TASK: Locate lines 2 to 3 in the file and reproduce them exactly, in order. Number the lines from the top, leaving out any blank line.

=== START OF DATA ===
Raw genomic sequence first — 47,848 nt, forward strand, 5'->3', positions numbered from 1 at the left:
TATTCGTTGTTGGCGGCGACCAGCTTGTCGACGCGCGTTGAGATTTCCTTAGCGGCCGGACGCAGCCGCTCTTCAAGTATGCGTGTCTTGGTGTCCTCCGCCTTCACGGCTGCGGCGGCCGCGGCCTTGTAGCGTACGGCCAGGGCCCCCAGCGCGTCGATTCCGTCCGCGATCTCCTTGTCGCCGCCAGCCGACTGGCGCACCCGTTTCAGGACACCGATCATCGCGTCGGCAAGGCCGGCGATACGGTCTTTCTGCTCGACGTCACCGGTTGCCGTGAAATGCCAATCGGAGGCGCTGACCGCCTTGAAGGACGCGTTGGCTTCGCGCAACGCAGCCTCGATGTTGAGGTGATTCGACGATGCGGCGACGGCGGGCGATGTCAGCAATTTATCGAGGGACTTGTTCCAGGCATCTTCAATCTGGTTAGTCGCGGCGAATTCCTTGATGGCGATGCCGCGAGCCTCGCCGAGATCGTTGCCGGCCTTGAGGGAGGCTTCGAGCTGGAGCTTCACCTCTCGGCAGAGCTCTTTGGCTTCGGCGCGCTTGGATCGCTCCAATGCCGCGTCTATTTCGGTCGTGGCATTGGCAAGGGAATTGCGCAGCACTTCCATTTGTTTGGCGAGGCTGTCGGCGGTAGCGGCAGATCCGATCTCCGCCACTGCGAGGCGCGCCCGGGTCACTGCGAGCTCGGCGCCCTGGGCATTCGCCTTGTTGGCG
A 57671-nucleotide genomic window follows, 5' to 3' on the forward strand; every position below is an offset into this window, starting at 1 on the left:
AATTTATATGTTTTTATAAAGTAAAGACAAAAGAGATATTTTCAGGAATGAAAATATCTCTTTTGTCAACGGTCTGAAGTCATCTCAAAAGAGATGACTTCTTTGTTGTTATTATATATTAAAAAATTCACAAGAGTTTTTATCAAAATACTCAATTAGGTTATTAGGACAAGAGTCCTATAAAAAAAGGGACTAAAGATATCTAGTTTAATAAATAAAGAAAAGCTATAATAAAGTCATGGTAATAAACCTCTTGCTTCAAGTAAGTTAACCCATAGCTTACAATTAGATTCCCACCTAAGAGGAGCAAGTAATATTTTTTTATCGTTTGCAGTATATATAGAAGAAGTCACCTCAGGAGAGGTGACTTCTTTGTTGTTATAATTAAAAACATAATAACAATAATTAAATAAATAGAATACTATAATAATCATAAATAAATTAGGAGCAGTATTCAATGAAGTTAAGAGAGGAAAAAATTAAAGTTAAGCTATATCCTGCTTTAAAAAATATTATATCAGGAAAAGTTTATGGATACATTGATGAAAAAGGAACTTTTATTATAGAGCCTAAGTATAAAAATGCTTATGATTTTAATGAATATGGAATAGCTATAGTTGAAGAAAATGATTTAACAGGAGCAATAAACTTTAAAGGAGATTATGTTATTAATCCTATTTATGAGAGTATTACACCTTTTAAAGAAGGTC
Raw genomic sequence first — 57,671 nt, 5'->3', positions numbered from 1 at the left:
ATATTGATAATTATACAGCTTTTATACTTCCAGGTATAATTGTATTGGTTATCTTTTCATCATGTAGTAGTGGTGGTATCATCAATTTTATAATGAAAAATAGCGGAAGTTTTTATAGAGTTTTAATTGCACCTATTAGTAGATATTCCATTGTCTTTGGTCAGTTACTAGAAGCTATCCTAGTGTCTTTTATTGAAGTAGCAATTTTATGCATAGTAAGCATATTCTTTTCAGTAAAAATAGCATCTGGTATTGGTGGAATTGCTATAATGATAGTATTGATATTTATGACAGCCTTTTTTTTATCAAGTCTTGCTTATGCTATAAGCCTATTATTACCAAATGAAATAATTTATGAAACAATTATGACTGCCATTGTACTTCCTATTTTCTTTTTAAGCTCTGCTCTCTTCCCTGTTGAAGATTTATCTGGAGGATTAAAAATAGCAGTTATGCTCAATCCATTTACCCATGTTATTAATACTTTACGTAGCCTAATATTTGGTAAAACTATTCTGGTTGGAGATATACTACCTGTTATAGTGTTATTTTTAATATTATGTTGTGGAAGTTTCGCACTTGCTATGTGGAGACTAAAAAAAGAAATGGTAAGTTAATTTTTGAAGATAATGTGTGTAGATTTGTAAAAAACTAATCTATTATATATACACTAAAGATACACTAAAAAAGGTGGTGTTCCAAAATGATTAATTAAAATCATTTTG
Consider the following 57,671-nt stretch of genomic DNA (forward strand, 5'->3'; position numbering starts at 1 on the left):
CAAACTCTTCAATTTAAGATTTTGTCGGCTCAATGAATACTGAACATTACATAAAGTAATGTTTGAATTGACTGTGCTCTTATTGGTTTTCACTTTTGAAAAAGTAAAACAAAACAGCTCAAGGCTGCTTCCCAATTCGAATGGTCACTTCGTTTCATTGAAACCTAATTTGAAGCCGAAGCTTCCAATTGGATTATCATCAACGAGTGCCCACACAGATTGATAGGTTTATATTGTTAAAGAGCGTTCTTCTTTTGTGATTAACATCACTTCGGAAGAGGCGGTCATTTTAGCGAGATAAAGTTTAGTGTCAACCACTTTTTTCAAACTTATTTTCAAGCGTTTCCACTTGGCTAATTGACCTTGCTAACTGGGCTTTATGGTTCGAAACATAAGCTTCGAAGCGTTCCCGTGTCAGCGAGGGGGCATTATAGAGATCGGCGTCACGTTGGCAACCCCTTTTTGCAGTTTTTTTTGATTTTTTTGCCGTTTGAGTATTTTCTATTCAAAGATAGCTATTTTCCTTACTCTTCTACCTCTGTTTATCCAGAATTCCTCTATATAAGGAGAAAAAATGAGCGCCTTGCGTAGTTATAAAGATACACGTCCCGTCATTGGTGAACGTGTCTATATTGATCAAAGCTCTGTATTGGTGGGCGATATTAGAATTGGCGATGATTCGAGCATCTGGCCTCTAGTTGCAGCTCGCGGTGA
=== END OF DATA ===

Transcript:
TATTCGTTGTTGGCGGCGACCAGCTTGTCGACGCGCGTTGAGATTTCCTTAGCGGCCGGACGCAGCCGCTCTTCAAGTATGCGTGTCTTGGTGTCCTCCGCCTTCACGGCTGCGGCGGCCGCGGCCTTGTAGCGTACGGCCAGGGCCCCCAGCGCGTCGATTCCGTCCGCGATCTCCTTGTCGCCGCCAGCCGACTGGCGCACCCGTTTCAGGACACCGATCATCGCGTCGGCAAGGCCGGCGATACGGTCTTTCTGCTCGACGTCACCGGTTGCCGTGAAATGCCAATCGGAGGCGCTGACCGCCTTGAAGGACGCGTTGGCTTCGCGCAACGCAGCCTCGATGTTGAGGTGATTCGACGATGCGGCGACGGCGGGCGATGTCAGCAATTTATCGAGGGACTTGTTCCAGGCATCTTCAATCTGGTTAGTCGCGGCGAATTCCTTGATGGCGATGCCGCGAGCCTCGCCGAGATCGTTGCCGGCCTTGAGGGAGGCTTCGAGCTGGAGCTTCACCTCTCGGCAGAGCTCTTTGGCTTCGGCGCGCTTGGATCGCTCCAATGCCGCGTCTATTTCGGTCGTGGCATTGGCAAGGGAATTGCGCAGCACTTCCATTTGTTTGGCGAGGCTGTCGGCGGTAGCGGCAGATCCGATCTCCGCCACTGCGAGGCGCGCCCGGGTCACTGCGAGCTCGGCGCCCTGGGCATTCGCCTTGTTGGCG
A 57671-nucleotide genomic window follows, 5' to 3' on the forward strand; every position below is an offset into this window, starting at 1 on the left: